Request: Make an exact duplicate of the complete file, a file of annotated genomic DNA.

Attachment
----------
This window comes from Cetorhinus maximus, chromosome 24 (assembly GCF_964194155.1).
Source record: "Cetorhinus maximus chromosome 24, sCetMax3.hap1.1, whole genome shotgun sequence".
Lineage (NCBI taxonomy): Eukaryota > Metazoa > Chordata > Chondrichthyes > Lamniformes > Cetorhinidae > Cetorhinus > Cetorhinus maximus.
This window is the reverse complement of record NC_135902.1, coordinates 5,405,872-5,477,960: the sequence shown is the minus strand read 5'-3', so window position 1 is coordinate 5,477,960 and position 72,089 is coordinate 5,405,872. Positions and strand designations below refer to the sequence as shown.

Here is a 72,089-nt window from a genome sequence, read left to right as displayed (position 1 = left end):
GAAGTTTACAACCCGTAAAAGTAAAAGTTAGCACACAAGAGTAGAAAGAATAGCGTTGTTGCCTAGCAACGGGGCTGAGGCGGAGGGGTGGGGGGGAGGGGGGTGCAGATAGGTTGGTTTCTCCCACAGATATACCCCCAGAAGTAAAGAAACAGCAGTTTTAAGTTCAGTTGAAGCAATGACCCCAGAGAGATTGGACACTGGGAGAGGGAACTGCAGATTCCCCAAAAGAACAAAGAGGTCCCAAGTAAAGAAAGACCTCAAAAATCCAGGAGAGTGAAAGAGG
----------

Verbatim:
This window comes from Cetorhinus maximus, chromosome 24 (assembly GCF_964194155.1).
Source record: "Cetorhinus maximus chromosome 24, sCetMax3.hap1.1, whole genome shotgun sequence".
Lineage (NCBI taxonomy): Eukaryota > Metazoa > Chordata > Chondrichthyes > Lamniformes > Cetorhinidae > Cetorhinus > Cetorhinus maximus.
This window is the reverse complement of record NC_135902.1, coordinates 5,405,872-5,477,960: the sequence shown is the minus strand read 5'-3', so window position 1 is coordinate 5,477,960 and position 72,089 is coordinate 5,405,872. Positions and strand designations below refer to the sequence as shown.

Here is a 72,089-nt window from a genome sequence, read left to right as displayed (position 1 = left end):
GAAGTTTACAACCCGTAAAAGTAAAAGTTAGCACACAAGAGTAGAAAGAATAGCGTTGTTGCCTAGCAACGGGGCTGAGGCGGAGGGGTGGGGGGGAGGGGGGTGCAGATAGGTTGGTTTCTCCCACAGATATACCCCCAGAAGTAAAGAAACAGCAGTTTTAAGTTCAGTTGAAGCAATGACCCCAGAGAGATTGGACACTGGGAGAGGGAACTGCAGATTCCCCAAAAGAACAAAGAGGTCCCAAGTAAAGAAAGACCTCAAAAATCCAGGAGAGTGAAAGAGG